Learn about White Mountain history and visit archaeological features of a “lost” 19th Century farming village. White Mountain National Forest archaeologists will lead a tour along abandoned town roads, visiting the sites of farms, homes, village school, and mill. We will stop at the village cemetery to do some light maintenance, including cleaning headstones of lichen and moss, removing brush, and repairing and/or resetting fallen or broken grave stones.

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Friday, April 27th. 9:00am - 3:00pm.

White Mountain National Forest Abandoned Village Archaeological Tour and Cemetery Maintenance

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There will be light/moderate hiking and physical work. Special instructions: Meet at WMNF HQ, 71 White Mountain Dr., Campton NH 03223. Sturdy footwear such as hiking or work boots will be helpful. A day pack with your rain gear, lunch, water, and other items such as a hat, sunscreen, insect repellent, gardening/work gloves, a pad to kneel on, camera, etc. is also recommended. We will meet at the WMNF Headquarters in Campton and carpool to the abandoned village.

Free. But please RSVP Sarah Jordan (603-536-6240. Or scjordan @fs.fed.us


Saturday, April 28th. noon - 4pm.

Archaeology Family Day at Strawbery Banke Museum

During the museum's annual Baby Animals Exhibit, the Archaeology Department will host a family friendly activity table.  Children and adults will have the opportunity to view artifacts recently uncovered from excavations at houses around the museum grounds.  What did kids play with here in the 1800s and 1900s?  What did people eat?  What did they wear?  Activities will also include coloring pages and artifact mending.  Self-guided tour pamphlets will be available. [continued on next page]
This event is included with admission to the Baby Animals event.  Tickets are $10 for adults; $5 for children 5-17; and free to children under 5 and active duty military and their families. STRAWBERY BANKE MEMBERS HALF PRICE.

More info: http://www.strawberybanke.org/events/barnyard-baby-animals.cfm


Tuesday to Saturday every week, 10:00 am to 4:00 pm.

Woven in Time: 11,000 Years at Amoskeag Falls, A permanent exhibit at the Millyard Museum

Millyard Museum, 200 Bedford Street, Manchester NH. Admission charge.

See stone tools of the PaleoIndians who fished at Amoskeag Falls thousands of years ago, learn how raw cotton was made into cloth during the Industrial Revolution, and stroll under the lighted arches of Elm Street during its heyday. Learn how the Amoskeag Manufacturing Company developed its famous “mile of mills” and how it shaped Manchester into the largest planned city in New England. Discover what life was like for the people who came here from many different countries to start new lives. The city’s stories are told through displays of original artifacts, documents and photographs, murals, and multi-media presentations. More info: (603) 622-7531, or history@manchesterhistoric.org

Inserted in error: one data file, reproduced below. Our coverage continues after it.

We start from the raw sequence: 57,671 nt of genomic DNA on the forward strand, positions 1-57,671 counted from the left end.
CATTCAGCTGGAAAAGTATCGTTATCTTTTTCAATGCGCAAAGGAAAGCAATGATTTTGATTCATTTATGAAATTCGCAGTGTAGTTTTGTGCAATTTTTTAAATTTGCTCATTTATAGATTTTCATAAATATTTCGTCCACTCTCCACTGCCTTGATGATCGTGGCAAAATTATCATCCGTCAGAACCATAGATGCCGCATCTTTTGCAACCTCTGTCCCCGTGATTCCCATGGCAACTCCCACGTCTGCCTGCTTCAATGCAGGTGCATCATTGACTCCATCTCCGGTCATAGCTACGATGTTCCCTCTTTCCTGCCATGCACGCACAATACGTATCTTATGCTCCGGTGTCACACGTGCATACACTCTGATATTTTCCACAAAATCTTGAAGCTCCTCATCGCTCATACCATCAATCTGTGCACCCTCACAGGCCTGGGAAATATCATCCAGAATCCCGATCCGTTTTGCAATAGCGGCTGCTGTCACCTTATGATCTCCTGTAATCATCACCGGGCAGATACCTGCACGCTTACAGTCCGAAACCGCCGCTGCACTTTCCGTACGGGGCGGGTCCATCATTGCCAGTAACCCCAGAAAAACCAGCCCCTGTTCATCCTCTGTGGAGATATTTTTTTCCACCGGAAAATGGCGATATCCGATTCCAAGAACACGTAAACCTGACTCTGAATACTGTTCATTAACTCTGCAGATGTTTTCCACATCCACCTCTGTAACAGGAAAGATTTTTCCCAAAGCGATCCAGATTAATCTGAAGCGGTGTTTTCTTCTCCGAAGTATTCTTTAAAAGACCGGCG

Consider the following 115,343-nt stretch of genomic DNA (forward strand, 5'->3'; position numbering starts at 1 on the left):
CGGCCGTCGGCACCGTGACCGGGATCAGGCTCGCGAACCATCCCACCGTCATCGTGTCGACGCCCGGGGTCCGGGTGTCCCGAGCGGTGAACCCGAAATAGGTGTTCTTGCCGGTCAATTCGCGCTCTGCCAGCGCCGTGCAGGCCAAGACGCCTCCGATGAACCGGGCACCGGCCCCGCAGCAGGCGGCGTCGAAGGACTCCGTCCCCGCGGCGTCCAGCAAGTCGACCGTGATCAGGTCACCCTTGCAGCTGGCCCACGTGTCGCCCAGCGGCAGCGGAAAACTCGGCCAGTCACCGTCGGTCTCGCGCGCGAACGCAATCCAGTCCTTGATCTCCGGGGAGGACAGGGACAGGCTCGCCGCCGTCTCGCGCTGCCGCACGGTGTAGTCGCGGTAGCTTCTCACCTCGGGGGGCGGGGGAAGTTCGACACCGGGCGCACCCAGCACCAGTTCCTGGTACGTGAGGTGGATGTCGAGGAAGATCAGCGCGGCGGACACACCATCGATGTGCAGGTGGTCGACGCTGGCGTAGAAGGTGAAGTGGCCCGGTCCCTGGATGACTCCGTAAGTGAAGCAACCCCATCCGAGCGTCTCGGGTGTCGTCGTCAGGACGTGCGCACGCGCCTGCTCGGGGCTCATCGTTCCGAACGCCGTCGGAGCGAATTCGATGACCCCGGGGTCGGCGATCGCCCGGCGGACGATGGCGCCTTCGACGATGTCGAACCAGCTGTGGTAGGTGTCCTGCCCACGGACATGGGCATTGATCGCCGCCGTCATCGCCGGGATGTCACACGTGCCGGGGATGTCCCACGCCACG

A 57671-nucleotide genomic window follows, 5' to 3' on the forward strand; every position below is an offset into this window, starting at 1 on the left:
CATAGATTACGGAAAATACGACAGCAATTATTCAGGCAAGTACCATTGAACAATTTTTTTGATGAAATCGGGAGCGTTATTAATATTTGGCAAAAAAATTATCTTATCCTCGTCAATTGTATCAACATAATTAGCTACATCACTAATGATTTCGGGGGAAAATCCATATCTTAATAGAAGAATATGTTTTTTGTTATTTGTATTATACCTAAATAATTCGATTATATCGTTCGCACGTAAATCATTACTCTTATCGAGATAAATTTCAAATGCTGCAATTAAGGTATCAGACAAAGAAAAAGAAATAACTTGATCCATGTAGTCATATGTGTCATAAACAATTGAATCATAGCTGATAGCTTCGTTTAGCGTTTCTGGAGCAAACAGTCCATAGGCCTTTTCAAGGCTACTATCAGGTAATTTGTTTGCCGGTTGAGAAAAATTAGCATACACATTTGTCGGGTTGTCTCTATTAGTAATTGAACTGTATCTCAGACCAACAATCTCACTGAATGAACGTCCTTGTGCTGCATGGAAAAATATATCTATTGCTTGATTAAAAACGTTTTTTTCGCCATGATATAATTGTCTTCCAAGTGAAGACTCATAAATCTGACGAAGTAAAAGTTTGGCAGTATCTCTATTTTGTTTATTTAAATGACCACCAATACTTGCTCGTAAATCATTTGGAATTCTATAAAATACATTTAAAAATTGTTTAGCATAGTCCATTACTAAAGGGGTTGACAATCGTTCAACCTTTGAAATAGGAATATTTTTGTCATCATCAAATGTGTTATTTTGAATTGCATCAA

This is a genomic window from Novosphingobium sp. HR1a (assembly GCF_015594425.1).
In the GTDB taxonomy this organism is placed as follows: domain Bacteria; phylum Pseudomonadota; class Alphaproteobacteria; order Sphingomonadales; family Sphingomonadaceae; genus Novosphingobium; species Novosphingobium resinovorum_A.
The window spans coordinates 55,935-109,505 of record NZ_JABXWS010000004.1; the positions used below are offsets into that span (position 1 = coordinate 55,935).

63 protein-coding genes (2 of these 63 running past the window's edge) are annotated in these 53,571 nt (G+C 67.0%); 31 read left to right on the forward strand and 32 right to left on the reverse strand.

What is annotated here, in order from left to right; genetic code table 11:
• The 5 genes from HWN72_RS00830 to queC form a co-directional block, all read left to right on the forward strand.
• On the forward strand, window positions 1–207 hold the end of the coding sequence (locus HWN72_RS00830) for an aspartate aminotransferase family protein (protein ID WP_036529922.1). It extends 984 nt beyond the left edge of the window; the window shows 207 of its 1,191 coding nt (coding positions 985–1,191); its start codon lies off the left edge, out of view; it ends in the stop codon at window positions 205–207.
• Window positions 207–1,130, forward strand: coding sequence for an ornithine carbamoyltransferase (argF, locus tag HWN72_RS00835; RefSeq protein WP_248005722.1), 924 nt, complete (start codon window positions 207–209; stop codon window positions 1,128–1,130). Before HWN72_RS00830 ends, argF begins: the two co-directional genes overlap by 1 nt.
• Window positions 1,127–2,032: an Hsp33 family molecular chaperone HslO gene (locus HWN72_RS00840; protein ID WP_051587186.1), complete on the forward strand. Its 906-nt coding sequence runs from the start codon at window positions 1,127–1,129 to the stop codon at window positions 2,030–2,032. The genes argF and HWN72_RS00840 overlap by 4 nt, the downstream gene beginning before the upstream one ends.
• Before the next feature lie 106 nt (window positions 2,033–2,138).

Monday, May 1st.

Mt. Kearsarge Indian Museum, Warner, NH, 03278. Opening day for 2017.

For more information including hours, prices, and other details, please visit the museum’s website www.indianmuseum.org or call (603) 456-2600.



Another Archeological Event in April


Saturday, April 14th. 10:00 am. to 4:00 pm.

University of southern Maine’s 12th Annual Knap-in Event

University of Southern Maine, Gorham Campus (3rd floor Bailey Hall), Gorham Maine

The USM’s Geography-Anthropology Student Association will host a Knap-in. Activities include flintknapping (making stone tools), atlatl throwing, geocaching, nature tours, orienteering, sand box archaeology, cave art drawing, presentations, and more. Free and open to the public. More info: email to usm.gasa@gmail.com




Sponsors of New Hampshire Archeology Month 2018

New Hampshire Archeological Society New Hampshire Division of Historical Resources

New Hampshire Department of Transportation Monadnock Archaeological Consulting, LLC

Landmark Archaeology, Inc. Strawbery Banke Museum

Mt. Kearsarge Indian Museum




Download Calendar of Events

 

 

poster2016
2016 Poster

poster